'Direct' breastfeeding may protect against asthma

In 2017, Dr. Meghan Azad and her University of Manitoba colleague, pediatrician Dr. Annika Klopp, found direct breastfeeding for the first three months of life appears to provide more protection against childhood asthma than either infant formula or expressed breastmilk.

The research, published in The Journal of Pediatrics in November 2017, showed that the lowest risk of asthma was observed among children who were exclusively fed at the breast until three months of age.

“We expected to see a difference in asthma risk between breastmilk-fed and formula-fed infants, which we did,” says Dr. Azad.

“However, we were surprised to find that for the breastmilk-fed babies, how the babies received breastmilk seemed to matter too.”

The research analyzed data from more than 3,200 moms and babies participating in the CHILD Cohort Study (CHILD). Infants were classified into four feeding categories at three months of age: (1) breastmilk only – all direct breastfeeding; (2) breastmilk only – some expressed breastmilk; (3) infant formula and breastmilk; or (4) infant formula only. At three years of age, the children were assessed for possible or probable asthma.


The researchers found that asthma risk was lowest among infants who received direct breastmilk only to three months (8.8%); higher among infants receiving some expressed breastmilk (12.5%) or breastmilk and formula (14.9%); and highest among exclusively formula-fed infants (15.8%).

These associations persisted after adjusting for maternal health and socioeconomic factors.

While more research is needed to explain their results, the researchers have a couple of theories.

“One possibility is that babies may develop stronger lungs through the physical act of suckling at the breast, which requires more effort than feeding from a bottle,” says Dr. Azad.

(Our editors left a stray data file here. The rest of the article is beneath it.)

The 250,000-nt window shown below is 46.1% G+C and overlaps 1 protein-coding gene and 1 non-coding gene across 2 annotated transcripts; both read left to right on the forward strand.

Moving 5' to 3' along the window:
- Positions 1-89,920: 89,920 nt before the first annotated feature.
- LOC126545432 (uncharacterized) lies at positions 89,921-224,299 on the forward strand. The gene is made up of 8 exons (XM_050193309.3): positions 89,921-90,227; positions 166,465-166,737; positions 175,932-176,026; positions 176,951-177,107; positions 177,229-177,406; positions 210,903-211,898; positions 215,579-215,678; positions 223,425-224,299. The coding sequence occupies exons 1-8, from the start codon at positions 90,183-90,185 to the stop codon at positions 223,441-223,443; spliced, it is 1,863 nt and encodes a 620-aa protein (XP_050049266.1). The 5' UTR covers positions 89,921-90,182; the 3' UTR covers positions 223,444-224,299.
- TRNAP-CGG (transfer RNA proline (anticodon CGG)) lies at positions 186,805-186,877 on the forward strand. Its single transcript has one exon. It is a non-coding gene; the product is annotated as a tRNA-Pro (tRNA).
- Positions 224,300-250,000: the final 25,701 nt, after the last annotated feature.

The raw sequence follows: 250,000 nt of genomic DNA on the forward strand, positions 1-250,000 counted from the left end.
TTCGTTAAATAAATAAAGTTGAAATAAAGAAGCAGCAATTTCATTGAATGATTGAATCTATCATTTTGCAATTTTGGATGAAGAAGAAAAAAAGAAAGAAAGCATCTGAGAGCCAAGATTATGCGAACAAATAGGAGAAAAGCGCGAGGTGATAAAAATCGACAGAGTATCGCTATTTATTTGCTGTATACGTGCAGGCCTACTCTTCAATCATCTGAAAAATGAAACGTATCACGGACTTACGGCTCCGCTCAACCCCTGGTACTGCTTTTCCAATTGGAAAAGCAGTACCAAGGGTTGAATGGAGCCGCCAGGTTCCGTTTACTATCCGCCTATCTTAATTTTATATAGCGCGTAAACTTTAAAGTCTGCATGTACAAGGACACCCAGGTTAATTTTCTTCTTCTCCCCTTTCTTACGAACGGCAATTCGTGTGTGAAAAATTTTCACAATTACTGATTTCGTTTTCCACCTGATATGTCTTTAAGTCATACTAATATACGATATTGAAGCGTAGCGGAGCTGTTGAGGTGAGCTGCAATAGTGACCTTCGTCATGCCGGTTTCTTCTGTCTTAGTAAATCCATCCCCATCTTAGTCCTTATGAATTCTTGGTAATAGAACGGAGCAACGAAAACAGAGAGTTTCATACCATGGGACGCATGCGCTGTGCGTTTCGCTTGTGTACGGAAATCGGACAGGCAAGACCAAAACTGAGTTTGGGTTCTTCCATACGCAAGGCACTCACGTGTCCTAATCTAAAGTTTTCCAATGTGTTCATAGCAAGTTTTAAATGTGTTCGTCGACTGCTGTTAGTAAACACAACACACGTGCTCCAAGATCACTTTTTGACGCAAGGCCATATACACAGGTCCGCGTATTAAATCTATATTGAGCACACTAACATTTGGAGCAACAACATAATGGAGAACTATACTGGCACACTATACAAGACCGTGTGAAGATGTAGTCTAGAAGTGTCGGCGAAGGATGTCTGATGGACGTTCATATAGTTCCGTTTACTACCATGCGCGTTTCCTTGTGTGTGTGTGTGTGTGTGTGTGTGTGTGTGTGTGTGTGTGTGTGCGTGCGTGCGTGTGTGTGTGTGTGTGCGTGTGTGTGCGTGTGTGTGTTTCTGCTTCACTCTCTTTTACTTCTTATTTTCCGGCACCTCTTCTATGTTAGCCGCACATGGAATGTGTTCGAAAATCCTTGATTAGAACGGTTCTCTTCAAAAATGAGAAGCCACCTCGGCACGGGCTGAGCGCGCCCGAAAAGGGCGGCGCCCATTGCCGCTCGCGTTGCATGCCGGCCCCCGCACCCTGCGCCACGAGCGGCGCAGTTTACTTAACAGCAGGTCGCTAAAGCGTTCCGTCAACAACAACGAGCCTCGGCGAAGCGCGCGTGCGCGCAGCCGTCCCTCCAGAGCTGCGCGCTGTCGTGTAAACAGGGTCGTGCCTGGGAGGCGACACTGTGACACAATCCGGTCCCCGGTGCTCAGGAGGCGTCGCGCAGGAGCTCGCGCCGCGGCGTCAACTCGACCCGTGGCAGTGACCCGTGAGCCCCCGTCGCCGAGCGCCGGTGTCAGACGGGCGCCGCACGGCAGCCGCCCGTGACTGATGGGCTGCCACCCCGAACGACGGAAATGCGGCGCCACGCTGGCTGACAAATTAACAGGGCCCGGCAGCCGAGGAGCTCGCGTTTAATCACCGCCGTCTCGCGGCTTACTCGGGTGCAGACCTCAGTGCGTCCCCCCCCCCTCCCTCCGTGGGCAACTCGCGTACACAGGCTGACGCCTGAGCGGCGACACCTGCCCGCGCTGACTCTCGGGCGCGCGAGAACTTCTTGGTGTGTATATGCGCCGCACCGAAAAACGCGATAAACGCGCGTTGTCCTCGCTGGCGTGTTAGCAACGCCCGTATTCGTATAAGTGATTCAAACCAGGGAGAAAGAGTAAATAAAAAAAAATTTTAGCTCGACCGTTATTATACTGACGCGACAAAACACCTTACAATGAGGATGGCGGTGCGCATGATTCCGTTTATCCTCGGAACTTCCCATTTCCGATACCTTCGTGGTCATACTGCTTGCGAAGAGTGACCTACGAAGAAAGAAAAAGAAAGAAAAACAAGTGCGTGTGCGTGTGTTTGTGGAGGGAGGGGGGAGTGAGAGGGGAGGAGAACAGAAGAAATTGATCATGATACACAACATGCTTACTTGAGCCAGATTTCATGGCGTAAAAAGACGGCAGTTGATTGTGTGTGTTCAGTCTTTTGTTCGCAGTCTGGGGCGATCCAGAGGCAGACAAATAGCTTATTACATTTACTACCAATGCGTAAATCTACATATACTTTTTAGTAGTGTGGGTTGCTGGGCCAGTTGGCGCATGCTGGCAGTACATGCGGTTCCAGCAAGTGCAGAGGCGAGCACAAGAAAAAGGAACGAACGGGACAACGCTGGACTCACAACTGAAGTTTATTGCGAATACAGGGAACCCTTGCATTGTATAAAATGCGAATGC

“Another theory is that the steps involved in pumping and storing breastmilk might negatively affect the milk’s special cells, proteins and molecules that help to protect against asthma.”

Image from the CHILD Cohort Study breastfeeding video

Dr. Azad is quick to note that expressed breastmilk still proved more beneficial than infant formula. “Moms go through a lot of effort to pump breastmilk for their babies, and I wouldn’t want them to get the impression that it’s not worth it – there are definitely health benefits to pumped breastmilk over formula feeding.”

In January 2018, MD Magazine interviewed the researchers to help translate the findings for primary-care physicians. Dr. Azad shared with the magazine her team’s hope that the study will guide “future research on the best ways to store and feed expressed milk, and that it will inform societal policies to protect, promote and support breastfeeding.”

MD Magazine provides physicians with up-to-date specialty and disease-specific resources designed to help primary-care physicians provide better care to patients.

Through CHILD’s eyes

Art about this discovery by CHILD participants